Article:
People in Egypt who still respect Nasser seem to have forgotten that he executed chief Brotherhood theorist Sayyid Qutb as well in 1966, Qutb being a hero to jihaddists everywhere, including OBL. More on him in a minute as to a painful truth of life sometimes, that sometimes when you really get to know people, you like them less, not more, which is the long and short of Qutb and his Salafist ilk with respect to the United States, whatever we do save abandon Israel and convert to Islam.
In any event, as to the history of Egyptian-American relations, Nasser bit the hand that fed him hy accepting Soviet weapons in 1955, which led to a tit for tat exercise culminating in the Suex War, the last independent use of force by Britain in the Middle East.
We backed Nasser in that war against Britain, France, and Israel, in spite of him being something of a turncoat, something people in Egypt seem to not be very thankful about.
Similarly, after Nasser was replaced by Sadat, we prevented the Israelis from exterminating the Egyptian Third Army, as to a curious lack of gratitude. That's life.
Sadat of course is the source of the contemporary relationship as to the Peace Treaty with Israel and the associated aid package now it would seem coming under fire after the disturbances of the last week.
Sadat was always loved in the West more than in Egypt, partly because of the peace, and partly because of his move away from Nasser's bankrupt socialism.
It's not like America didn't put a lot of effort into building a modern Egypt, as to reasons to think carefully about radical course changes now.
Just four years ago, for all the criticism of Mubarak, Egypt was becoming something of a poster child for economic development. That's the Egypt we thought we knew in Tahrir Square in last year's protests, which for all the second guessing wasn't all wrong, even as it underestimated the influence of Salafists like Qutb of the Brotherhood, whose story is now worth telling.
Qutb lived in America in the 1940's, brought here as part of the same generosity towards Egypt that built the American University in Cairo.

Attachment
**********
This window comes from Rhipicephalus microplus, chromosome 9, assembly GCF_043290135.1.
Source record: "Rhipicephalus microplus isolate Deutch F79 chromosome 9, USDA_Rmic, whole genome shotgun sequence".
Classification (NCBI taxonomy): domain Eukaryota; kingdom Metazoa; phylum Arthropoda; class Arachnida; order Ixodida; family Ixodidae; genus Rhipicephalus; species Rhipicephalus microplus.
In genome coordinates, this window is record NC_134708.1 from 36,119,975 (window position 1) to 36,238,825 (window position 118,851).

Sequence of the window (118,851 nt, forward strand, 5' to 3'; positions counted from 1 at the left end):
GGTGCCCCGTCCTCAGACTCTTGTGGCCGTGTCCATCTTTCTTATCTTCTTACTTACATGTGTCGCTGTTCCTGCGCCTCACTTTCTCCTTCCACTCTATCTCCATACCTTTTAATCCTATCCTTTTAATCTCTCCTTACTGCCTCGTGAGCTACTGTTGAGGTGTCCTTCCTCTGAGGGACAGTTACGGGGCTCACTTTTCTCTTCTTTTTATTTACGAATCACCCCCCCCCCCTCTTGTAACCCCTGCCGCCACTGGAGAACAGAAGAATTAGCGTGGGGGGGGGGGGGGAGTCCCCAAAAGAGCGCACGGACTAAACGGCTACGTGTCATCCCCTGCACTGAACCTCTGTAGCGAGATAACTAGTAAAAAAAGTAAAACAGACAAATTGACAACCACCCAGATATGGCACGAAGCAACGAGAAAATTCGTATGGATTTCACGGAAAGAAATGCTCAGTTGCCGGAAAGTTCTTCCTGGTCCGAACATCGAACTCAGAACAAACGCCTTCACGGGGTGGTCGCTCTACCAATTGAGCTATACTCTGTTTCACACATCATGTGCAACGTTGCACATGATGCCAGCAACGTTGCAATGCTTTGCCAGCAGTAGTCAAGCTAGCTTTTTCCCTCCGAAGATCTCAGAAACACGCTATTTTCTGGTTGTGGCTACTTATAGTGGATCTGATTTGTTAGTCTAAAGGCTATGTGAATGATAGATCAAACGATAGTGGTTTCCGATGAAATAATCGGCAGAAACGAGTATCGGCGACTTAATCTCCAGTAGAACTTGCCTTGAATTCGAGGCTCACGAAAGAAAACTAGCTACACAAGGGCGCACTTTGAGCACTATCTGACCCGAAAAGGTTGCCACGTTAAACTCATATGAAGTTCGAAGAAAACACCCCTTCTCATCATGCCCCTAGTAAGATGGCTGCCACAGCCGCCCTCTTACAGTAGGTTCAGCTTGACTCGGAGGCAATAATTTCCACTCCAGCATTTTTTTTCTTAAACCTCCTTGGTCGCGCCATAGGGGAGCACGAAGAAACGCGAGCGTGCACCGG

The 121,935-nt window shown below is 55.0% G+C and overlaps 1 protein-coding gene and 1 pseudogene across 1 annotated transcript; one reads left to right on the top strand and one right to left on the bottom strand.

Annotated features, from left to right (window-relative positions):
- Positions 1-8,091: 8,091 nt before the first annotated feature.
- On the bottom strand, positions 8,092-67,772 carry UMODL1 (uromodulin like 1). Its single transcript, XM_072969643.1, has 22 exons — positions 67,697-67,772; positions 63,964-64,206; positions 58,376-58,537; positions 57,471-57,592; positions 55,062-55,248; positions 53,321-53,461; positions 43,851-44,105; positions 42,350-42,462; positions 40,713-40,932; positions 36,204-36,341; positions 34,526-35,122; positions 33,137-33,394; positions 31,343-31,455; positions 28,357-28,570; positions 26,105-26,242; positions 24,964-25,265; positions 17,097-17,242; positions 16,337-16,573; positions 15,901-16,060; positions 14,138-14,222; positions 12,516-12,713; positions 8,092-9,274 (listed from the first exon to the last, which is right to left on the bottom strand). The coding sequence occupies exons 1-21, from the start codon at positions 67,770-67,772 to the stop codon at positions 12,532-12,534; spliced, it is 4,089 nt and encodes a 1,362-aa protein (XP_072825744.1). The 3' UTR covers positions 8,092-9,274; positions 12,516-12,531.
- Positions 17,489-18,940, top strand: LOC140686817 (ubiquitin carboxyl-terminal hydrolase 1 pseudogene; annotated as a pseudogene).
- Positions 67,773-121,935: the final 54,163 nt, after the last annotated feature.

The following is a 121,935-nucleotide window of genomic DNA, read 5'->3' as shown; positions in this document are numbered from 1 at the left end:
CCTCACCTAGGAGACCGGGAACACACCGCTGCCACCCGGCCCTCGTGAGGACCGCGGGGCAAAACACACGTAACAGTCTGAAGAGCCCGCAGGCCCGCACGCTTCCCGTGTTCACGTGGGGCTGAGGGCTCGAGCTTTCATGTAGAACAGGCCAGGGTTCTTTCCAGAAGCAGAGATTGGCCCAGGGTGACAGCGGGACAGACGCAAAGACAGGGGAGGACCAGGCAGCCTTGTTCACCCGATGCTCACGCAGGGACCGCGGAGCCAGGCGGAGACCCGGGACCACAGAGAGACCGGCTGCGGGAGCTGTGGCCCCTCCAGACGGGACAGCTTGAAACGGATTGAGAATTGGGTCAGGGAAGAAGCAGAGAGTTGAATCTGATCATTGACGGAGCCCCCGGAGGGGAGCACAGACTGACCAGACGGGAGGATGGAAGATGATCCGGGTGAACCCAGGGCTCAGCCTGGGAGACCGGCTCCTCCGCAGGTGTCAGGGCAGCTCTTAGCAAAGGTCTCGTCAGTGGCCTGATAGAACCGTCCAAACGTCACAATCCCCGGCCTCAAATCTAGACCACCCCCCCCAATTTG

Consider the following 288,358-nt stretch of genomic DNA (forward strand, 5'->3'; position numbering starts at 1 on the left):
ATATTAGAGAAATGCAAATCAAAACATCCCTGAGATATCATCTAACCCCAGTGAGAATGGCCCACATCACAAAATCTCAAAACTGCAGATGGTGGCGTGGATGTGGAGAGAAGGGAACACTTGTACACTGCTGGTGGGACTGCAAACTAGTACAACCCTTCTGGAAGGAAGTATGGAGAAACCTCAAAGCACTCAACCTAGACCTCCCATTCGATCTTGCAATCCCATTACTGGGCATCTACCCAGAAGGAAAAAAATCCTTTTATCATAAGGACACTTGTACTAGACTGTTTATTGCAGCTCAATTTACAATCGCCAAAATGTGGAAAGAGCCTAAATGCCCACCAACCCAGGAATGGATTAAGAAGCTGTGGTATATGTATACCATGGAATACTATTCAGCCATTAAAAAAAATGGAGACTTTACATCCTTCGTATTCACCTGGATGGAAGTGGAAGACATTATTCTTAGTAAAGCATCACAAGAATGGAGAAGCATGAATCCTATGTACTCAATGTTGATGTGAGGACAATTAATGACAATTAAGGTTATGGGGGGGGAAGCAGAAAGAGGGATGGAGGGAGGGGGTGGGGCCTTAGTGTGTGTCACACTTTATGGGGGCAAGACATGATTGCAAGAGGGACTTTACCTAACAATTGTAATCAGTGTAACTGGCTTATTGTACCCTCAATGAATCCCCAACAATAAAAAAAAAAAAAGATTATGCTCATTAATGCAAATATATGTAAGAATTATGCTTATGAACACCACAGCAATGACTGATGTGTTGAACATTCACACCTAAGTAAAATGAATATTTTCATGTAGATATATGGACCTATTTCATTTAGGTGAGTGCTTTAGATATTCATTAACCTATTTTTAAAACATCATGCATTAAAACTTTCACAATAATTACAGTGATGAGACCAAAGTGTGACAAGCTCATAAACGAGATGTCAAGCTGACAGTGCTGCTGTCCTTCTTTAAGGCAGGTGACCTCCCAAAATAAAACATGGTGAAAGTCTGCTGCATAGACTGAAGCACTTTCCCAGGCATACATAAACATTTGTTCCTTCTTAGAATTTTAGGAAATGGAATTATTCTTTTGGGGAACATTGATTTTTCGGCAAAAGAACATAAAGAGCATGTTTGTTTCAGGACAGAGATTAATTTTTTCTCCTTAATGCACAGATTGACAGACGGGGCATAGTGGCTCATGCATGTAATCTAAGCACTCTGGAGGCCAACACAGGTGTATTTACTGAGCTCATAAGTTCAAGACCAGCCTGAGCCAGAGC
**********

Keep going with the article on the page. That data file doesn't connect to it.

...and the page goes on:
The response of Qutb is alas not an untypical one of those who cross cultural boundaries, which was to come to passionately hate the United States, which he then propogated in various Islamist works, especially the role of women.
Those who would be ever critical of Mubarak' relationship with the United States ought to reflect on the fact that since to date the only people to emerge are people who idealize Qutb, we could have done much worse, just as those Egyptians who have always been our friends, including in the military, ought to see the if Mubarak was the bathwater of a decaying Nasserist system, the Brotherhood is treading on thin ice if it wants to be thought of as the baby, given the history of that relationship to date.
That is not an argument for antagonizing President Morsi, as to be fair to the Brothers, formally they have renounced the violence of Qutb and the jihaddists he inspired over the years, jihaddists who killed Sadat and jihaddists like Ayman al Zawahari, all former Brothers.
America has deep interests in Egypt if only because of Sinai, if also because of the peace with Israel, and also because of the intrinsic importance of Egypt as home to al Azhar and the largest population of Arabs.
One doesn't casually toss things like that aside, especially because even with Mubarak, given the constraints involved, including the obvious hostility of many Egyptians to America that has little to do with what we have done to them, since they hated the West in the twenties, we have in fact tried to do good there over the years, and have done some good, like feed a whole lot of people.